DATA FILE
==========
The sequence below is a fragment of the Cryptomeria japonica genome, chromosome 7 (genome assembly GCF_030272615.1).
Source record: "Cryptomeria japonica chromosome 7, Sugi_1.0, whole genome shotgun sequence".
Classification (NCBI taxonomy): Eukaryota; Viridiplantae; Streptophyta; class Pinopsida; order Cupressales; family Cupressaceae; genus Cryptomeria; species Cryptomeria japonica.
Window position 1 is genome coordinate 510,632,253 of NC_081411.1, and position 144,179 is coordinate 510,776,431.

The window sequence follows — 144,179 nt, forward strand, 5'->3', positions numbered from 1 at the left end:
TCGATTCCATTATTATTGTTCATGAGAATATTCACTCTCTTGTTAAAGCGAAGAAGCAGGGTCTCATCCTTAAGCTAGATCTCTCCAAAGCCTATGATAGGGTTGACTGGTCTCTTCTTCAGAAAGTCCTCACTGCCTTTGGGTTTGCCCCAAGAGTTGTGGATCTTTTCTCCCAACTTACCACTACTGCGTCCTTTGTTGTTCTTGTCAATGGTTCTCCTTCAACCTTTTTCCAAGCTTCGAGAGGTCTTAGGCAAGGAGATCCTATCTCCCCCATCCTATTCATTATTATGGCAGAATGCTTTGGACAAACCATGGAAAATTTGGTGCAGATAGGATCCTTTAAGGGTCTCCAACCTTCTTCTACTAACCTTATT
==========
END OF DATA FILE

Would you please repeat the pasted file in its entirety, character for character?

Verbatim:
The sequence below is a fragment of the Cryptomeria japonica genome, chromosome 7 (genome assembly GCF_030272615.1).
Source record: "Cryptomeria japonica chromosome 7, Sugi_1.0, whole genome shotgun sequence".
Classification (NCBI taxonomy): Eukaryota; Viridiplantae; Streptophyta; class Pinopsida; order Cupressales; family Cupressaceae; genus Cryptomeria; species Cryptomeria japonica.
Window position 1 is genome coordinate 510,632,253 of NC_081411.1, and position 144,179 is coordinate 510,776,431.

The window sequence follows — 144,179 nt, forward strand, 5'->3', positions numbered from 1 at the left end:
TCGATTCCATTATTATTGTTCATGAGAATATTCACTCTCTTGTTAAAGCGAAGAAGCAGGGTCTCATCCTTAAGCTAGATCTCTCCAAAGCCTATGATAGGGTTGACTGGTCTCTTCTTCAGAAAGTCCTCACTGCCTTTGGGTTTGCCCCAAGAGTTGTGGATCTTTTCTCCCAACTTACCACTACTGCGTCCTTTGTTGTTCTTGTCAATGGTTCTCCTTCAACCTTTTTCCAAGCTTCGAGAGGTCTTAGGCAAGGAGATCCTATCTCCCCCATCCTATTCATTATTATGGCAGAATGCTTTGGACAAACCATGGAAAATTTGGTGCAGATAGGATCCTTTAAGGGTCTCCAACCTTCTTCTACTAACCTTATT